The top leading causes of death for African Americans are as follows:
1. Heart Disease: Heart disease is the leading cause of death for people of most ethnicities in the United States, including African Americans.
2. Cancer: The number of new cancer cases can be reduced, and many cancer deaths can be prevented. Research shows that screening for cervical and colorectal cancers as recommended helps prevent these diseases by finding precancerous lesions so they can be treated before they become cancerous.
Screening for cervical, colorectal, and breast cancers also helps find these diseases at an early, often highly treatable stage. Making cancer screening, information, and referral services available and accessible to all Americans can reduce cancer incidence and deaths.
3. Stroke: Stroke is a leading cause of death for all Americans, but the risk of having a stroke varies with race and ethnicity. African Americans’ risk of having a first stroke is nearly twice that of whites. Hispanic Americans' risk falls between that of whites and African Americans.
American Indians/Alaska Natives and African Americans are more likely to have had a stroke than are other groups. Moreover, African Americans are more likely to die following a stroke than are whites.
4. Diabetes: African Americans are twice as likely to be diagnosed with diabetes as non-Hispanic whites. In addition, they are more likely to suffer complications from diabetes, such as end-stage renal disease and lower extremity amputations. Although African Americans have the same or lower rate of high cholesterol as their non-Hispanic white counterparts, they are more likely to have high blood pressure.
• African American adults are twice as likely than non-Hispanic white adults to have been diagnosed with diabetes by a physician.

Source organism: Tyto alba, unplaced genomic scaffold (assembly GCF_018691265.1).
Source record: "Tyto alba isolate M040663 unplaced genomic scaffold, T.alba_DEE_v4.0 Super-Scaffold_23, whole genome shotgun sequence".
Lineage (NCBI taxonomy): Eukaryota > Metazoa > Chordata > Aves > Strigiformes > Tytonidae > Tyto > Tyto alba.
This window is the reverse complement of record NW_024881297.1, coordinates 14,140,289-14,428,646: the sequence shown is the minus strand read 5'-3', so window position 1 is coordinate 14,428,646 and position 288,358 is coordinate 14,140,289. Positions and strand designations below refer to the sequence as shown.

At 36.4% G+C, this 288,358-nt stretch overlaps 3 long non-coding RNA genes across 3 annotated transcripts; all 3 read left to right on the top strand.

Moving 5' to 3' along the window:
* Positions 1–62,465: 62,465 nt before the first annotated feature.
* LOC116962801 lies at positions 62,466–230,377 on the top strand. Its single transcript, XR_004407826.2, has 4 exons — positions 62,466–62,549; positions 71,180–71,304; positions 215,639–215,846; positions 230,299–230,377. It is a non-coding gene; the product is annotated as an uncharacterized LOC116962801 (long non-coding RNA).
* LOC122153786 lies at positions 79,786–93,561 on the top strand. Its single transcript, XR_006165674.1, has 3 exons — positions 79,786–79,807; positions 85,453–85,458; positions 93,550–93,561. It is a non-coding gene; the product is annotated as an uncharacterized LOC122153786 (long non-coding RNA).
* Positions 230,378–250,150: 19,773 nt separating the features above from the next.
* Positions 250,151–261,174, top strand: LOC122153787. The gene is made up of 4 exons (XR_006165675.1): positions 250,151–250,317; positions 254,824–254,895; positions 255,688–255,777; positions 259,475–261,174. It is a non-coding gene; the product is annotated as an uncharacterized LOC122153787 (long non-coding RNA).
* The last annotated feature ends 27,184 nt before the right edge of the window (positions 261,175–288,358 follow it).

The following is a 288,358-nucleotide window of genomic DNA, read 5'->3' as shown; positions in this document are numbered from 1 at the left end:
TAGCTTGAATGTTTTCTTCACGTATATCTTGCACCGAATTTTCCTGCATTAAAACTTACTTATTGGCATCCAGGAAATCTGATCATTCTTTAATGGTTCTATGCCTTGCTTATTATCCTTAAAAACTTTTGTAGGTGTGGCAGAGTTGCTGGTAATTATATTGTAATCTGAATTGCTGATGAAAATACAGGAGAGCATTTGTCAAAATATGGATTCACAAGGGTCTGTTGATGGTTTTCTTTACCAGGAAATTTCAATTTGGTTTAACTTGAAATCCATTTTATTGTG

• In 2008, African American men were 2.7 times as likely to start treatment for end-stage renal disease related to diabetes, as compared to non-Hispanic white men.
• In 2008, diabetic African Americans were 1.7 times as likely as diabetic Whites to be hospitalized.
• In 2009, African Americans were 2.2 times as likely as non-Hispanic Whites to die from diabetes.
With these serious health issues facing the African American community, Metropolitan Cardiovascular Foundation held its annual Health Fair 2013 in Irvington, New Jersey. According to Dr. Joseph Campbell, the organizer and lead cardiologist at Metropolitan, "the mission of this health fair is to give the African American community access to medical resources and information". "African Americans are not exposed to medical resources and information like they should be".
There were several vendors on hand to lend their support in educating the community. St. Michael's Medical Center was present to inform the public about the free screenings that they have available for individuals with no insurance. Also in attendance was Valley Spring Family Medical, Horizon NJ Health, Calvary Medical Associates, Fresenius Medical, Jones Dental Associates, Northfield Podiatry, Happy Feet, Town & Country Pharmacy, Northfield Podiatry and South Mountain Rehabilitation Center.
There were also raffles, prizes, music and plenty of food. In the end, it was all about health. As the brochure states, the mission of this health fair was to provide "Choices for Healthy Living and reduce the number of African-American who succumb to the top leading causes of death.".